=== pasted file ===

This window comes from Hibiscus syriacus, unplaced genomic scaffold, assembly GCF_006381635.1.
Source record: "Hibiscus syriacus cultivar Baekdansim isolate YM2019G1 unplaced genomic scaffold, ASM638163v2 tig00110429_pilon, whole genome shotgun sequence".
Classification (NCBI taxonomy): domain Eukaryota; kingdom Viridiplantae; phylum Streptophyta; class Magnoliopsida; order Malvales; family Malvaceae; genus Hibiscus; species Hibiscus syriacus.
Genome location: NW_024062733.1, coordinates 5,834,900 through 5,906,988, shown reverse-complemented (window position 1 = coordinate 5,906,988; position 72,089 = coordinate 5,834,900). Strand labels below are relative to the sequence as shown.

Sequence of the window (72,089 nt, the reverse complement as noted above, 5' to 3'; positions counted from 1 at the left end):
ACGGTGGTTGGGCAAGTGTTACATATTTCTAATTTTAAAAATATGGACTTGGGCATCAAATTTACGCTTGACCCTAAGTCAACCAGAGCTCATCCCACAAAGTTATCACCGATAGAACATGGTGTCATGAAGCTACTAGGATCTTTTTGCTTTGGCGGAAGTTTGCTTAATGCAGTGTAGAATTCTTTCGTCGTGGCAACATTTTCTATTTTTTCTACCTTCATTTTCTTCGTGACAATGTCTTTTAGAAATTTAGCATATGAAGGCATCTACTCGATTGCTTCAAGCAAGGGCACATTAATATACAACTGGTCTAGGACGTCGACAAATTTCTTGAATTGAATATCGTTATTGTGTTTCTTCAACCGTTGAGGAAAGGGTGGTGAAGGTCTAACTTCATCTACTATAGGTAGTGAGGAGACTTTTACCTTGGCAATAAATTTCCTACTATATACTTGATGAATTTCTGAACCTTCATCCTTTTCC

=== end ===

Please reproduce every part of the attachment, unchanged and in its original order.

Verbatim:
This window comes from Hibiscus syriacus, unplaced genomic scaffold, assembly GCF_006381635.1.
Source record: "Hibiscus syriacus cultivar Baekdansim isolate YM2019G1 unplaced genomic scaffold, ASM638163v2 tig00110429_pilon, whole genome shotgun sequence".
Classification (NCBI taxonomy): domain Eukaryota; kingdom Viridiplantae; phylum Streptophyta; class Magnoliopsida; order Malvales; family Malvaceae; genus Hibiscus; species Hibiscus syriacus.
Genome location: NW_024062733.1, coordinates 5,834,900 through 5,906,988, shown reverse-complemented (window position 1 = coordinate 5,906,988; position 72,089 = coordinate 5,834,900). Strand labels below are relative to the sequence as shown.

Sequence of the window (72,089 nt, the reverse complement as noted above, 5' to 3'; positions counted from 1 at the left end):
ACGGTGGTTGGGCAAGTGTTACATATTTCTAATTTTAAAAATATGGACTTGGGCATCAAATTTACGCTTGACCCTAAGTCAACCAGAGCTCATCCCACAAAGTTATCACCGATAGAACATGGTGTCATGAAGCTACTAGGATCTTTTTGCTTTGGCGGAAGTTTGCTTAATGCAGTGTAGAATTCTTTCGTCGTGGCAACATTTTCTATTTTTTCTACCTTCATTTTCTTCGTGACAATGTCTTTTAGAAATTTAGCATATGAAGGCATCTACTCGATTGCTTCAAGCAAGGGCACATTAATATACAACTGGTCTAGGACGTCGACAAATTTCTTGAATTGAATATCGTTATTGTGTTTCTTCAACCGTTGAGGAAAGGGTGGTGAAGGTCTAACTTCATCTACTATAGGTAGTGAGGAGACTTTTACCTTGGCAATAAATTTCCTACTATATACTTGATGAATTTCTGAACCTTCATCCTTTTCC